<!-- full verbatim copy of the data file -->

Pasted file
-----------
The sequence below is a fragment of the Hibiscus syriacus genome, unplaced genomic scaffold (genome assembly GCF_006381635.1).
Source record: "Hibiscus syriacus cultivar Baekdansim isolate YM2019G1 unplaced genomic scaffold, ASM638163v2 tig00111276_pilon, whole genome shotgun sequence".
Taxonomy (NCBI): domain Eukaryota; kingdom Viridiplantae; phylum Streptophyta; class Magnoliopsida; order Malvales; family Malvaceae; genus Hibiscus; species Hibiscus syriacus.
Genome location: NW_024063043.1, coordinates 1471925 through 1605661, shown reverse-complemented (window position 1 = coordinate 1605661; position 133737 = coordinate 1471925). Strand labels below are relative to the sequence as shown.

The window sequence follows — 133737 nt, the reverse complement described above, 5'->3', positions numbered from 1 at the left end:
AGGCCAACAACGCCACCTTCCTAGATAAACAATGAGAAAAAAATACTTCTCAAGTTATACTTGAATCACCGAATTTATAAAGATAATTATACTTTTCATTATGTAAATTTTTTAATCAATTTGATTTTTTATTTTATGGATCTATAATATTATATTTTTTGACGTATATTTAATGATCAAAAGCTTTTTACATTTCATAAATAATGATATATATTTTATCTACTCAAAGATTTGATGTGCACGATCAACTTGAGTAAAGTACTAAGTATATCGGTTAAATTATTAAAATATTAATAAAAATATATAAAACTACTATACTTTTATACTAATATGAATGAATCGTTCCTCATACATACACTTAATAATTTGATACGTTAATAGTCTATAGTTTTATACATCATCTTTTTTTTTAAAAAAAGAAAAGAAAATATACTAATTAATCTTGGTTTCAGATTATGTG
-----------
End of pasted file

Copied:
The sequence below is a fragment of the Hibiscus syriacus genome, unplaced genomic scaffold (genome assembly GCF_006381635.1).
Source record: "Hibiscus syriacus cultivar Baekdansim isolate YM2019G1 unplaced genomic scaffold, ASM638163v2 tig00111276_pilon, whole genome shotgun sequence".
Taxonomy (NCBI): domain Eukaryota; kingdom Viridiplantae; phylum Streptophyta; class Magnoliopsida; order Malvales; family Malvaceae; genus Hibiscus; species Hibiscus syriacus.
Genome location: NW_024063043.1, coordinates 1471925 through 1605661, shown reverse-complemented (window position 1 = coordinate 1605661; position 133737 = coordinate 1471925). Strand labels below are relative to the sequence as shown.

The window sequence follows — 133737 nt, the reverse complement described above, 5'->3', positions numbered from 1 at the left end:
AGGCCAACAACGCCACCTTCCTAGATAAACAATGAGAAAAAAATACTTCTCAAGTTATACTTGAATCACCGAATTTATAAAGATAATTATACTTTTCATTATGTAAATTTTTTAATCAATTTGATTTTTTATTTTATGGATCTATAATATTATATTTTTTGACGTATATTTAATGATCAAAAGCTTTTTACATTTCATAAATAATGATATATATTTTATCTACTCAAAGATTTGATGTGCACGATCAACTTGAGTAAAGTACTAAGTATATCGGTTAAATTATTAAAATATTAATAAAAATATATAAAACTACTATACTTTTATACTAATATGAATGAATCGTTCCTCATACATACACTTAATAATTTGATACGTTAATAGTCTATAGTTTTATACATCATCTTTTTTTTTAAAAAAAGAAAAGAAAATATACTAATTAATCTTGGTTTCAGATTATGTG